When Can I Use Workers Compensation After A Workplace Accident?

Workplace accidents happen more often than employers like. Even with perfect safety training procedures locked in place, accidents are inevitable. But that’s why there are programs designed to help both employee and employer navigate these difficult situations. Workers compensation is a fund set up both to cover an employee’s medical costs after an accident, and also to prevent the employee from filing a frivolous lawsuit that could hurt the employer’s business.

When is an employee eligible for workers compensation?

Well, first let’s cover when an employee is not eligible. The workplace must actually carry worker’s compensation. This is a small charge usually deducted from each paycheck. The second rule that might leave someone ineligible is called a statute of limitations. Different states have different statutes of limitations laws. For example, Florida provides employees with two years to receive treatment for a workplace injury and recoup medical expenses through workers comp. In other words, don’t wait!

An anonymous attorney at Castronovo said, “Most of our clients who receive workers compensation believed their employees did not file correctly or made a clerical error. Other clients did not receive nearly enough from the pool as they should have. We still accept clients who cannot file for workers compensation because the statute of limitations has elapsed, because there are still other options available. But we definitely recommend speaking to a lawyer immediately after any accident.” 

A person who works under the table is also ineligible for workers compensation. This is one situation where a person has significant legal recourse following an accident or injury, because employers who pay under the table wages rob the recipient of that cash of the same right and rewards as other employees. Benefits like workers compensation go out the window. But the employer is also subject to tax evasion charges. (The employee can still file taxes on under the table wages to avoid the same).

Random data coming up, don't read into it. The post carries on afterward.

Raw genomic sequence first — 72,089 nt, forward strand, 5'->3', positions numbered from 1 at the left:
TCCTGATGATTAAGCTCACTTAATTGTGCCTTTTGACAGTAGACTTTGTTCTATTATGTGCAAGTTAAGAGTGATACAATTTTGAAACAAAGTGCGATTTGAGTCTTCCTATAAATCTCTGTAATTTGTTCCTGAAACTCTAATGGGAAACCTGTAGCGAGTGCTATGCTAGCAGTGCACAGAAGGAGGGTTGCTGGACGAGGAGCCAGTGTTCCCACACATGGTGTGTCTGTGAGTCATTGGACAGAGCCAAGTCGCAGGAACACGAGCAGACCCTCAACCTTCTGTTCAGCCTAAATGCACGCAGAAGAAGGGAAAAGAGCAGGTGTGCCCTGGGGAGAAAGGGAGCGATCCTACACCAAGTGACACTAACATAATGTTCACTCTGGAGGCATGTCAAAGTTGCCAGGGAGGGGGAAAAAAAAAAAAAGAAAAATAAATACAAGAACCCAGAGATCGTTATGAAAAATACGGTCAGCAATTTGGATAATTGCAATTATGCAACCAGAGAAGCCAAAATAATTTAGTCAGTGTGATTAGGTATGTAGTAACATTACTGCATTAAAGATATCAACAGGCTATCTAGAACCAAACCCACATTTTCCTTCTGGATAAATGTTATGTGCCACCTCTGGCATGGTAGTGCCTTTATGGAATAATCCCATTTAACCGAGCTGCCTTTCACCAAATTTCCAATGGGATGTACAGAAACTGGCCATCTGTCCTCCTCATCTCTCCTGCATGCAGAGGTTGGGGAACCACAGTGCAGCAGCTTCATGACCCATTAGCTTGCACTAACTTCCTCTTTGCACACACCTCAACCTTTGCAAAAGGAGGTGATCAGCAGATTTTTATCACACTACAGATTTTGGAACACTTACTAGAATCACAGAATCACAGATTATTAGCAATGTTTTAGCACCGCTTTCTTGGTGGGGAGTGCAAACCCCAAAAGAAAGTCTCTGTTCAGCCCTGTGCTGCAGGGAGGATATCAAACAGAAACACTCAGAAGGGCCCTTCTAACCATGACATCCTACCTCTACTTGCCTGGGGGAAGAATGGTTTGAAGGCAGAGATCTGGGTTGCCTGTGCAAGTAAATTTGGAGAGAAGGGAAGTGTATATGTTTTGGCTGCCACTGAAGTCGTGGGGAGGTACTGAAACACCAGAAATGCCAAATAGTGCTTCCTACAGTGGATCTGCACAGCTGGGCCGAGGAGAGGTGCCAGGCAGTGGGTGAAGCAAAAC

Suing an employer that has broken these laws is often easier.

The good news is this: almost all employers are required to carry this type of insurance as a result of size, number of employees, and state law. Smaller businesses might be exempt. Charities might also be exempt. Not sure if your employer is covered? You can ask yourself or contact a lawyer to communicate on your behalf. You should also contact a lawyer if you were denied coverage for no reason. 

You might also be ineligible for workers compensation if you are considered a contractor. This is part of the reason why ridesharing app employers like Uber and Lyft are under scrutiny. Driving for a living is a job with obvious hazards. Classifying all employers as private contractors means they aren’t eligible for workers comp. That’s good for an employer, but bad for employees. Many freelancers work from home or away from the dangers of a typical workplace, so missing out on workers compensation is no big deal.